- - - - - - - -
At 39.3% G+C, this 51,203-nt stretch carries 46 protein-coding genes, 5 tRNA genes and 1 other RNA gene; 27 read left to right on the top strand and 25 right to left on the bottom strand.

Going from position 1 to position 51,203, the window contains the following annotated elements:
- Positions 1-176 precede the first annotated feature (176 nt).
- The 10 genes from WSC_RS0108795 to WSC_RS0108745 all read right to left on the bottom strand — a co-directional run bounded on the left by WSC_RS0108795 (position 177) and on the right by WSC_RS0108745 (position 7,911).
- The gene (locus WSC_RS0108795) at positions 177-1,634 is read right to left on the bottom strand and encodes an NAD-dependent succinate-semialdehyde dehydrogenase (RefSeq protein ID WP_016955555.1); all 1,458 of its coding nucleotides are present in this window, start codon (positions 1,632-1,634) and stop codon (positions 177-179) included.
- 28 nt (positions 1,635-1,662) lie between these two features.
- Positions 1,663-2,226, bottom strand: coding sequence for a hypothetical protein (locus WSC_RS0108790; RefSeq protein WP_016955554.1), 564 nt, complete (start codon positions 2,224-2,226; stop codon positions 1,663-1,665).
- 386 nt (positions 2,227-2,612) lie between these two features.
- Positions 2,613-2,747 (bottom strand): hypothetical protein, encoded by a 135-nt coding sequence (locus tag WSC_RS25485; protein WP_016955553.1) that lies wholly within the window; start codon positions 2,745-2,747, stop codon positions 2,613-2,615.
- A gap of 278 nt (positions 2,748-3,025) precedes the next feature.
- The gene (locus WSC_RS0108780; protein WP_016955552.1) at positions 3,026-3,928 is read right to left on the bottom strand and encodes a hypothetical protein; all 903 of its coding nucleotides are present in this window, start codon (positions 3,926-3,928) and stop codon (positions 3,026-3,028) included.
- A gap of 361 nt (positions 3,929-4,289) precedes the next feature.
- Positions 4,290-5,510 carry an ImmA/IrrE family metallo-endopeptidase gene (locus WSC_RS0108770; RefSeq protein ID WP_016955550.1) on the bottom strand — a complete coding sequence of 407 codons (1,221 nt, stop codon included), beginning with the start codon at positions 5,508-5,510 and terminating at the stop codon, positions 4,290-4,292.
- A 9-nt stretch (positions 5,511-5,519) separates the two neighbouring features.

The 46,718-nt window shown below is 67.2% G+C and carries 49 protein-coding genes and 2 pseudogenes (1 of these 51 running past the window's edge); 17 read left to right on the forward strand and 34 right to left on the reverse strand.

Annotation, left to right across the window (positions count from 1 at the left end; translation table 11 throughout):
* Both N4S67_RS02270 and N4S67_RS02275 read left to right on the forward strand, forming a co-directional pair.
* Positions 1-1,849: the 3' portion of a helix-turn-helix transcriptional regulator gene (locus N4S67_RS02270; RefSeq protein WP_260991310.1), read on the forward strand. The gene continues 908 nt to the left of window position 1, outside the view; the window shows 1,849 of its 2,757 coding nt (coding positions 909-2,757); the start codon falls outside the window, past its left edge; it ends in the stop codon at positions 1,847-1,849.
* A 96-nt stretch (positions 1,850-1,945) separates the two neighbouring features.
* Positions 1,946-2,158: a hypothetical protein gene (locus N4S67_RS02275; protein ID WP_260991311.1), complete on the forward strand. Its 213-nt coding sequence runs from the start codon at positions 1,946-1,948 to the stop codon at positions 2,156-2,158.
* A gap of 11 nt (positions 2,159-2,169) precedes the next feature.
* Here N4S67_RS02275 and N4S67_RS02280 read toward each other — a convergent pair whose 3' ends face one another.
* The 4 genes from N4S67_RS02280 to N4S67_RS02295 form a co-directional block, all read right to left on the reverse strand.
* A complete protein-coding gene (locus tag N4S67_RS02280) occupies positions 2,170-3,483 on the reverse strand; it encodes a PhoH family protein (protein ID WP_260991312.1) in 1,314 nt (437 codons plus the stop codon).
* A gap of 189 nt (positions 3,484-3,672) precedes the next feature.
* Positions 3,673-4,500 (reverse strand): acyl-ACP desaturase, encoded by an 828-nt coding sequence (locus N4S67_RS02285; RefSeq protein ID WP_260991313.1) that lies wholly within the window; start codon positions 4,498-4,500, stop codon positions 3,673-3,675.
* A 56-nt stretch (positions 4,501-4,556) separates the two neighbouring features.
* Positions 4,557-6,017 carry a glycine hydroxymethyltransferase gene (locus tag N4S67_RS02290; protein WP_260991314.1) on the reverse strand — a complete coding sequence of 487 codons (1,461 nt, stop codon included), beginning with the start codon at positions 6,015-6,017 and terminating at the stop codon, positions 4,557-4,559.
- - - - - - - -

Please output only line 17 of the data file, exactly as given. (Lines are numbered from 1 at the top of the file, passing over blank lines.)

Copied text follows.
* Both N4S67_RS02270 and N4S67_RS02275 read left to right on the forward strand, forming a co-directional pair.